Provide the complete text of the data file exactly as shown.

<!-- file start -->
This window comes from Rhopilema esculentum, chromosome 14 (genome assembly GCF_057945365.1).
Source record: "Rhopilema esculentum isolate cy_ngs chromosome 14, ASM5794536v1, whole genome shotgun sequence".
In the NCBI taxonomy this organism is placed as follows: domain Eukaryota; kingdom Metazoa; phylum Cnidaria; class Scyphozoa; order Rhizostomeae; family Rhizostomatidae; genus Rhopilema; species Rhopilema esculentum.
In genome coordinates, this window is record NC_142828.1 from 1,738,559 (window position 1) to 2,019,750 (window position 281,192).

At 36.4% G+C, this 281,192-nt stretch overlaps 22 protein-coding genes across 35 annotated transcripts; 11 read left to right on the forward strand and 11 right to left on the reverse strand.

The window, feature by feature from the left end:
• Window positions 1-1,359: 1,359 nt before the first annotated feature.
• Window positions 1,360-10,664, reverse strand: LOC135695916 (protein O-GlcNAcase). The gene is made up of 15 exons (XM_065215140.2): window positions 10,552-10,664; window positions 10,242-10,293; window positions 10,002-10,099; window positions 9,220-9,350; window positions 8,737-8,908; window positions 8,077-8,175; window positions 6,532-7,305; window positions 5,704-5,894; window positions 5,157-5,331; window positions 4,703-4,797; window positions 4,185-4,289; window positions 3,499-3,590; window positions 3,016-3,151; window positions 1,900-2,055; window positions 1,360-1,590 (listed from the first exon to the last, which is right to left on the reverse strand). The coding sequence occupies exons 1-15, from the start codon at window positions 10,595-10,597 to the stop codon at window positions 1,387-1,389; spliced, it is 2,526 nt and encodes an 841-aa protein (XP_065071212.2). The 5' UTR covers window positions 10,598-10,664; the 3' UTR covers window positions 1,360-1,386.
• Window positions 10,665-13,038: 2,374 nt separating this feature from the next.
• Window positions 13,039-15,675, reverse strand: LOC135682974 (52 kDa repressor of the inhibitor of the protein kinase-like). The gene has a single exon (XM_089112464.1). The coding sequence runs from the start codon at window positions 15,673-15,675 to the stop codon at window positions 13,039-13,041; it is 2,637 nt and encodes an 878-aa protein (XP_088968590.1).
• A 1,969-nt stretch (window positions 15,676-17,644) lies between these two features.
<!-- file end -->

This window comes from Rhopilema esculentum, chromosome 14 (genome assembly GCF_057945365.1).
Source record: "Rhopilema esculentum isolate cy_ngs chromosome 14, ASM5794536v1, whole genome shotgun sequence".
In the NCBI taxonomy this organism is placed as follows: domain Eukaryota; kingdom Metazoa; phylum Cnidaria; class Scyphozoa; order Rhizostomeae; family Rhizostomatidae; genus Rhopilema; species Rhopilema esculentum.
In genome coordinates, this window is record NC_142828.1 from 1,738,559 (window position 1) to 2,019,750 (window position 281,192).

At 36.4% G+C, this 281,192-nt stretch overlaps 22 protein-coding genes across 35 annotated transcripts; 11 read left to right on the forward strand and 11 right to left on the reverse strand.

The window, feature by feature from the left end:
• Window positions 1-1,359: 1,359 nt before the first annotated feature.
• Window positions 1,360-10,664, reverse strand: LOC135695916 (protein O-GlcNAcase). The gene is made up of 15 exons (XM_065215140.2): window positions 10,552-10,664; window positions 10,242-10,293; window positions 10,002-10,099; window positions 9,220-9,350; window positions 8,737-8,908; window positions 8,077-8,175; window positions 6,532-7,305; window positions 5,704-5,894; window positions 5,157-5,331; window positions 4,703-4,797; window positions 4,185-4,289; window positions 3,499-3,590; window positions 3,016-3,151; window positions 1,900-2,055; window positions 1,360-1,590 (listed from the first exon to the last, which is right to left on the reverse strand). The coding sequence occupies exons 1-15, from the start codon at window positions 10,595-10,597 to the stop codon at window positions 1,387-1,389; spliced, it is 2,526 nt and encodes an 841-aa protein (XP_065071212.2). The 5' UTR covers window positions 10,598-10,664; the 3' UTR covers window positions 1,360-1,386.
• Window positions 10,665-13,038: 2,374 nt separating this feature from the next.
• Window positions 13,039-15,675, reverse strand: LOC135682974 (52 kDa repressor of the inhibitor of the protein kinase-like). The gene has a single exon (XM_089112464.1). The coding sequence runs from the start codon at window positions 15,673-15,675 to the stop codon at window positions 13,039-13,041; it is 2,637 nt and encodes an 878-aa protein (XP_088968590.1).
• A 1,969-nt stretch (window positions 15,676-17,644) lies between these two features.